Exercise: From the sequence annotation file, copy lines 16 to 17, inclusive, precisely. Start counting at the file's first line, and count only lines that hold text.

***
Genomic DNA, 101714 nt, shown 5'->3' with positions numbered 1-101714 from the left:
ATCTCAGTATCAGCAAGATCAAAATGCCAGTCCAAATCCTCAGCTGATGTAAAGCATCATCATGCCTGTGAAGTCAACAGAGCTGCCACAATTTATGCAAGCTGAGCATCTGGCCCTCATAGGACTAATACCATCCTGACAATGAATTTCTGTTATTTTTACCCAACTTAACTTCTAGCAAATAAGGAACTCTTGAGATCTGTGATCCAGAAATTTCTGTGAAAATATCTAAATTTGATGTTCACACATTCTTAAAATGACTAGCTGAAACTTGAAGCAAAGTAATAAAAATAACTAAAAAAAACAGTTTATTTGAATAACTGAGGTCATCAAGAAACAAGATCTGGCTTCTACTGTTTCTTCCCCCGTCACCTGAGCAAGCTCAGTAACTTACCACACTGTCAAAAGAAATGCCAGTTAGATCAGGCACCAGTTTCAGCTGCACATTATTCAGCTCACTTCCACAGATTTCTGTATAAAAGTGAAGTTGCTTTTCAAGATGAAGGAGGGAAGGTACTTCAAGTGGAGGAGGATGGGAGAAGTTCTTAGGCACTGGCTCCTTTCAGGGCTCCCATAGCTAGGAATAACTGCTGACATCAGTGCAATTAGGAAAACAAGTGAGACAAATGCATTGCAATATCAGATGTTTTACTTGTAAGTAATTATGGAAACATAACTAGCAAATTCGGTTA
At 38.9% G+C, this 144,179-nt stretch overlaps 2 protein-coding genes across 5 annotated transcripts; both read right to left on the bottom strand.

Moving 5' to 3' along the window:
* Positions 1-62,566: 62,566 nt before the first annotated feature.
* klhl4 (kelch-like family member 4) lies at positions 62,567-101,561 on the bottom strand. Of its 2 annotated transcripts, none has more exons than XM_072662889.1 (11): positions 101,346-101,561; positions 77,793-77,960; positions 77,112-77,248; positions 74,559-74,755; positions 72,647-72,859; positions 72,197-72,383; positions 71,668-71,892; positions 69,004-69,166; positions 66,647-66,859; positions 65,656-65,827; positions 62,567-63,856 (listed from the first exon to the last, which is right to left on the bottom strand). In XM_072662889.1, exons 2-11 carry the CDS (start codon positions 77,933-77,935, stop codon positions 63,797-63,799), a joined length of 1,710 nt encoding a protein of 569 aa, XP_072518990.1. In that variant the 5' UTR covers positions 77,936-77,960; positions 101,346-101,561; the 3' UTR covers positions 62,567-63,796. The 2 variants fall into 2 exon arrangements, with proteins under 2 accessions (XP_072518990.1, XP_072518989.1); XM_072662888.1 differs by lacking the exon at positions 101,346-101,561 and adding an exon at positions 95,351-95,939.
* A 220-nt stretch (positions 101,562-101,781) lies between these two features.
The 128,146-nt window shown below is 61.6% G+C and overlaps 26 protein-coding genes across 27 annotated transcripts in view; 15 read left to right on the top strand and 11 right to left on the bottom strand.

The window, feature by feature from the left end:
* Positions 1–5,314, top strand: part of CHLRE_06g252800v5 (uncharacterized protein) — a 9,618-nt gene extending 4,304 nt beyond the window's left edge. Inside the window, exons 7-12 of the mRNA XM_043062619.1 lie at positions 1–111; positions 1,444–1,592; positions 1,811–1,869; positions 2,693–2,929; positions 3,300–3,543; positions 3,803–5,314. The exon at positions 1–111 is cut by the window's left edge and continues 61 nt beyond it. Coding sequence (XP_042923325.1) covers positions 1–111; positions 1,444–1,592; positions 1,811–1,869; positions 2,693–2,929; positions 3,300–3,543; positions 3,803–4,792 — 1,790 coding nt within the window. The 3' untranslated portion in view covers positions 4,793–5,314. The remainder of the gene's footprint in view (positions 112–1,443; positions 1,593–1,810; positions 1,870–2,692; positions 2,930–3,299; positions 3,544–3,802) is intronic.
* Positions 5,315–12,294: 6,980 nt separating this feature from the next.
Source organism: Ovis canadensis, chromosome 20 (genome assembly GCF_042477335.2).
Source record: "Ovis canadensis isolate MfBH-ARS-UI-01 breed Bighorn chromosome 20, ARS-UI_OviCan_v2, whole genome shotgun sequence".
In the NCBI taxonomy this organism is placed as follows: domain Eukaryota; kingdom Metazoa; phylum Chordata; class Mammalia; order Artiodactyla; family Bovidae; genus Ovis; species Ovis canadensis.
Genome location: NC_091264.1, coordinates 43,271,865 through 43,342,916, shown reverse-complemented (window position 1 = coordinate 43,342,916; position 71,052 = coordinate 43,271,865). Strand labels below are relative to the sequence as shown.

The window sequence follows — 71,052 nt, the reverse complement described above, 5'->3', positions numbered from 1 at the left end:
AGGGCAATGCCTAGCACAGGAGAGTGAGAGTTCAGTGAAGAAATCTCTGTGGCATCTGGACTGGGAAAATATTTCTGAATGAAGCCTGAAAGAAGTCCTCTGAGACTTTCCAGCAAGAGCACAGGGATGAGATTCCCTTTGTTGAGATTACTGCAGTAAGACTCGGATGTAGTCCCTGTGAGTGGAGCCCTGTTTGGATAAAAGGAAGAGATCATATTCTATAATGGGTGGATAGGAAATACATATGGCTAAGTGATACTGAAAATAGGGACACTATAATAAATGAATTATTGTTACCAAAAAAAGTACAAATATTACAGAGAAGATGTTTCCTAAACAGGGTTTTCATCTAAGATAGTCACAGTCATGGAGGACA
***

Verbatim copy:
The window sequence follows — 71,052 nt, the reverse complement described above, 5'->3', positions numbered from 1 at the left end:
AGGGCAATGCCTAGCACAGGAGAGTGAGAGTTCAGTGAAGAAATCTCTGTGGCATCTGGACTGGGAAAATATTTCTGAATGAAGCCTGAAAGAAGTCCTCTGAGACTTTCCAGCAAGAGCACAGGGATGAGATTCCCTTTGTTGAGATTACTGCAGTAAGACTCGGATGTAGTCCCTGTGAGTGGAGCCCTGTTTGGATAAAAGGAAGAGATCATATTCTATAATGGGTGGATAGGAAATACATATGGCTAAGTGATACTGAAAATAGGGACACTATAATAAATGAATTATTGTTACCAAAAAAAGTACAAATATTACAGAGAAGATGTTTCCTAAACAGGGTTTTCATCTAAGATAGTCACAGTCATGGAGGACA